Hazel (Witch Hazel)

Hamamelis virginiana


Other Names Spotted Alder, Winterbloom,. Snapping Hazelnut.

Edible Parts This shrub, long known in cultivation, consists of several crooked branching trunks from one root, 4 to 6 inches in diameter, 10 to 12 feet in height, with a smooth grey bark, leaves 3 to 5 inches long and about 3 inches wide, on short petioles. The leaves drop off in autumn, then the yellow flowers appear, very late in September and in October, in clusters from the joints, followed by black nuts, containing white seeds which are oily and edible. In Britain, the nut does not bear seeds, but in America, they are produced abundantly, but often do not ripen till the following summer. The seeds are ejected violently when ripe, hence the name Snapping Hazelnut. The parts used medicinally are:

The astringency of the leaves and bark makes witch hazel a popular ingredient for various skin conditions as well as for bruises and varicose veins. It is used for the treatment of:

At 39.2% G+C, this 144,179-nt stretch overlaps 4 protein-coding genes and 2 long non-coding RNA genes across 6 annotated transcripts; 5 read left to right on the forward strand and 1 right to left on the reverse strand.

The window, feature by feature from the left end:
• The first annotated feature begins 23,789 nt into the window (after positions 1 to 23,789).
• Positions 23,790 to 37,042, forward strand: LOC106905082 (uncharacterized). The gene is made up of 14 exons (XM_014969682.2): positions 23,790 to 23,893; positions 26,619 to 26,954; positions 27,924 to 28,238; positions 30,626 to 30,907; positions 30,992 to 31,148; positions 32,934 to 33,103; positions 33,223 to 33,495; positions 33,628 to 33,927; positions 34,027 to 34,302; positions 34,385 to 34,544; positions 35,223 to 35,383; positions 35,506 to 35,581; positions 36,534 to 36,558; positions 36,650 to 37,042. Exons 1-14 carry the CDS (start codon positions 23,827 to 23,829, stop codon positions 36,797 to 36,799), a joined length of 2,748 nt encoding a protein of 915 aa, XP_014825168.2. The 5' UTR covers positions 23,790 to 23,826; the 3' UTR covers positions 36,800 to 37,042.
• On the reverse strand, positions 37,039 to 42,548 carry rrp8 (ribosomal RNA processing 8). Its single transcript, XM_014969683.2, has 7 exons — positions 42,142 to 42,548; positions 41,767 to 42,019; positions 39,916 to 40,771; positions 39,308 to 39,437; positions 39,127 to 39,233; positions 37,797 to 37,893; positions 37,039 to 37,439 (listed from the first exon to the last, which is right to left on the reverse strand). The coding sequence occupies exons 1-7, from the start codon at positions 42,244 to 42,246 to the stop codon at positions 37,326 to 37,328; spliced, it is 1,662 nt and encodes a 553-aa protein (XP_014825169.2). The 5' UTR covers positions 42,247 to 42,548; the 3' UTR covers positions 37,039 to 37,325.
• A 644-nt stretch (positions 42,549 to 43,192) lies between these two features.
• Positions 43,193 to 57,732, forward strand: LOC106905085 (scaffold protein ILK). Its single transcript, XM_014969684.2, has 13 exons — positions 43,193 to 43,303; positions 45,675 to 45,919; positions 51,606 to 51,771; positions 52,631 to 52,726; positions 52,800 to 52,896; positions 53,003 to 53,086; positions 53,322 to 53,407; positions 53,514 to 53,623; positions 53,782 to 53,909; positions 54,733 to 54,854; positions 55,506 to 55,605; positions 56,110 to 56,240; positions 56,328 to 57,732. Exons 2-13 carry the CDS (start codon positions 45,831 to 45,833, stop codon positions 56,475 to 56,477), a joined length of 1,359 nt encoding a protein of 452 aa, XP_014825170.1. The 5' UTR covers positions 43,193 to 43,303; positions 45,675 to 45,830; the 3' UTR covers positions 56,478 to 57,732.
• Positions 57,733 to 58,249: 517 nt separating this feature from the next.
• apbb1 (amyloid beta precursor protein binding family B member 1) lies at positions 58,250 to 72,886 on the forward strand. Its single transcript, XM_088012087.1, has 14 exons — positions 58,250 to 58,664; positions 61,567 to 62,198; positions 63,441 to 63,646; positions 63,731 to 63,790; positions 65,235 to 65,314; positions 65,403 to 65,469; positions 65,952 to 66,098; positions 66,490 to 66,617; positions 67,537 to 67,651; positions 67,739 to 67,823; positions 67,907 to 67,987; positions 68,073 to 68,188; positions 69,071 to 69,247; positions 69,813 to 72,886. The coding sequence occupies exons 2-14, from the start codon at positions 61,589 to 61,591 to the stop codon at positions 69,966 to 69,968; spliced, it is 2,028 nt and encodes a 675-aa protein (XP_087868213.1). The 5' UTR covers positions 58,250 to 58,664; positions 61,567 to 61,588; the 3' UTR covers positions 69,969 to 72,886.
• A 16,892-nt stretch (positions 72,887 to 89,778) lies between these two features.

Research - It has long been used by the North American Indians as poultices for painful swellings and tumours. The decoction has been utilized for incipient phthisis, gleet, ophthalmia, menorrhagia and the debilitated state resultingfrom abortion. A tea made of the leaves or bark may be taken freely with advantage, being good for bleeding of the stomach and in complaints of the bowels, and an injection of this tea is excellent for inwardly bleeding piles, the relief being marvellous and the cure speedy. An ointment made of 1 part fluid extract of bark to 9 parts simple ointment is also used as a local application, the concentration Hamamelin being also employed, mainly in the form of suppositories.

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